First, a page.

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Freiberg, Germany

Cervencl A.,Institute of Avian Research Vogelwarte Helgoland | Cervencl A.,Friedrich - Schiller University of Jena | Esser W.,Kapellenweg 2 | Maier M.,University of Oldenburg | And 4 more authors.
Journal of Ornithology | Year: 2011

The effects of predation on Common Redshanks Tringa totanus incubation patterns and behaviour was investigated in 2006 and 2007 at three mainland study sites at the Jadebusen and at one study site on the island Wangerooge, Wadden Sea National Park Lower Saxony (Germany), using temperature data loggers. At these sites, breeding Redshanks were naturally exposed to different predation pressures (as revealed by different hatching success) that varied between 10 and 90% amongst study sites. In areas with a higher predation risk, incubating Redshanks showed a lower nest attendance than in areas where predation risk was low. On the mainland, two behavioural strategies could be distinguished. Some nests were unattended during the night for several hours whereas other nests were incubated for most of the night. Nocturnal absence behaviour was found only on the mainland, and then only in areas easily reached by ground predators. Since ground predators are often active during the night, and dangerous for the incubating birds, this behaviour has probably become established to avoid direct mortality of adult birds rather than avoidance of egg predation. This results from a trade-off between current and future reproduction. By leaving the nest unattended during the night, these birds probably put their own survival before reproduction to maximise their lifetime reproductive success. Since such long incubation recesses may have negative consequences for embryo development, the results of this investigation provide an example of an indirect effect of predation. However, the behavioural trait of nocturnal absence from the nest may directly reduce reproduction and thus fitness of these individuals. © 2011 Dt. Ornithologen-Gesellschaft e.V.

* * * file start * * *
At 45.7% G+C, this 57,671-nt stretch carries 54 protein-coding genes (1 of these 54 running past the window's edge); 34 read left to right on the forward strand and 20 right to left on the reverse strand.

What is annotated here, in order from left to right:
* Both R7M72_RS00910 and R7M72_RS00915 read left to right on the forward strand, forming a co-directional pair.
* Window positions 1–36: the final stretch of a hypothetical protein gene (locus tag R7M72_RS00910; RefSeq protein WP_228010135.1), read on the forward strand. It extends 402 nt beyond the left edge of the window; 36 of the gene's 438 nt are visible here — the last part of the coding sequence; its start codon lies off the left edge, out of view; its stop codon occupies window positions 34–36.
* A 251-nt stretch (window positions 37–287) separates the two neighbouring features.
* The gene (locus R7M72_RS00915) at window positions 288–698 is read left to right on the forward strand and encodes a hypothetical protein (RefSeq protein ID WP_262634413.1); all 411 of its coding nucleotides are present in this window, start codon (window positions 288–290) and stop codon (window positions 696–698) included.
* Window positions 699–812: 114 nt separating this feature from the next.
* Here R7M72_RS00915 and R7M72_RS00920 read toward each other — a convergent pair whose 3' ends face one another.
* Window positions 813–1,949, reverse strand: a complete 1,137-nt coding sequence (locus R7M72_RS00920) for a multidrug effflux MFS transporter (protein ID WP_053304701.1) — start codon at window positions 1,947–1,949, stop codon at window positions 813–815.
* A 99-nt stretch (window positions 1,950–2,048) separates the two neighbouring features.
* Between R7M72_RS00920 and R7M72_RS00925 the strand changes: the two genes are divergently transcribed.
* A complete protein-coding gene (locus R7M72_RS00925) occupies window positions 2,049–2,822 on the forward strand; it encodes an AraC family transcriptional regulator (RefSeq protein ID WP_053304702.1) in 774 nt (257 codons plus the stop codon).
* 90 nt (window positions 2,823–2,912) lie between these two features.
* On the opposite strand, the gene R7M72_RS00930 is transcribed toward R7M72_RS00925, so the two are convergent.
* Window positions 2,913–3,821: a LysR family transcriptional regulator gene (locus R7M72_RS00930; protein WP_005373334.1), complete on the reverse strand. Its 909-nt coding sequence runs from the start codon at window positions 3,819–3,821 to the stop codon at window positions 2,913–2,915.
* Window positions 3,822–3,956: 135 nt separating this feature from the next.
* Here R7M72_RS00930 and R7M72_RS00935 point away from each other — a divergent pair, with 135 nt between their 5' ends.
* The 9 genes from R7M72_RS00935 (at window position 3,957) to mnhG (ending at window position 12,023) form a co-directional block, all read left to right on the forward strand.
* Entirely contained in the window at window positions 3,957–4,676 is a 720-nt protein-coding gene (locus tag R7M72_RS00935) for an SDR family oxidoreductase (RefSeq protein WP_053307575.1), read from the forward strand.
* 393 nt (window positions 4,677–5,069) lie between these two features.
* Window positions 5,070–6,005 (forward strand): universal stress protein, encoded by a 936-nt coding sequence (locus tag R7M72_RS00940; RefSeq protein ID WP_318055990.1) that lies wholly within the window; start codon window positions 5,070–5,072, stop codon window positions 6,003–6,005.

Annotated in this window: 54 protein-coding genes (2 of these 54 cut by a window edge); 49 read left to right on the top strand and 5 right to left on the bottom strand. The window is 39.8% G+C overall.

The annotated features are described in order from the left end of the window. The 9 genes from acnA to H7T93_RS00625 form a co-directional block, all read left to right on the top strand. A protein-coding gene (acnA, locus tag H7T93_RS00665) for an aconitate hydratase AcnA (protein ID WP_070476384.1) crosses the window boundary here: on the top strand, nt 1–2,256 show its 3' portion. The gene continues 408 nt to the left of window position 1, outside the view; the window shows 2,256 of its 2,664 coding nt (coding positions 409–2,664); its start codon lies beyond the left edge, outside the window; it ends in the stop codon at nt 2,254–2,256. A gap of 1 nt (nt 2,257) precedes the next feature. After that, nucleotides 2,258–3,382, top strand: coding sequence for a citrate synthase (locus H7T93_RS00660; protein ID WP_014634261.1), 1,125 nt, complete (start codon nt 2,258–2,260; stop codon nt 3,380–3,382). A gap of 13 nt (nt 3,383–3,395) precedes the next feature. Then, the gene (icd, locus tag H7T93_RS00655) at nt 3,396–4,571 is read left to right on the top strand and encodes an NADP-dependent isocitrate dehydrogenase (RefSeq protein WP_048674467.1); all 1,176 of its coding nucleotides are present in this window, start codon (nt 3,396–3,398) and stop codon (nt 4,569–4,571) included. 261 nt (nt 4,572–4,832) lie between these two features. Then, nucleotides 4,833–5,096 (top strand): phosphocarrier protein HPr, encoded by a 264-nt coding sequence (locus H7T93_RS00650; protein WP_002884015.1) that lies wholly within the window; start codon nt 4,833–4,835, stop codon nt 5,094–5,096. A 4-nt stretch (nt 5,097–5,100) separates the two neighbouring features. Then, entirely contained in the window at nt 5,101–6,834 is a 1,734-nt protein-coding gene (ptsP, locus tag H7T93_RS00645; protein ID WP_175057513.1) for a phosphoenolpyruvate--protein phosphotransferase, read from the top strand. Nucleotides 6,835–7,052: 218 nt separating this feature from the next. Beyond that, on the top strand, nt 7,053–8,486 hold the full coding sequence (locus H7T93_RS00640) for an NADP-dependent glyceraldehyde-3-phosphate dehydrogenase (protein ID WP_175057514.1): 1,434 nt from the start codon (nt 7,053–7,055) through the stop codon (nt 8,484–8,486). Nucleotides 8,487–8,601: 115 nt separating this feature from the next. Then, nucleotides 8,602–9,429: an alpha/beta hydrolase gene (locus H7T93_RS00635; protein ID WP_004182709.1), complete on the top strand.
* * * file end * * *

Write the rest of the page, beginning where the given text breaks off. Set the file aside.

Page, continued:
Boysen H.,Ludwig Maximilians University of Munich | Kek S.,Kantstrasse 1
Zeitschrift fur Kristallographie | Year: 2015

The crystal structure of labradorite is characterized by two modulation waves with largely different periods of about 1500 Å and 50 Å, giving rise to s- and e-satellites, respectively. The problems to determine the true structure by diffraction methods are discussed. Since each s-lamella has its own e-modulation, common experiments are not sufficient. Using only s-satellites around main reflections assumes e-averaged structures of the s-lamellae. On the other hand, using only averaged e-satellites and main reflections integrated over the s-satellites leads to a hypothetical, idealised structure such as if there were no s-modulation. For this reason the analysis of an extensive data set, including e-satellites up to third order, cannot resolve the Ca/Na modulation unambiguously, although the Si/Al modulation can be determined consistently from directly refined occupancies and T-O bond lengths. © 2015 by De Gruyter 2015.

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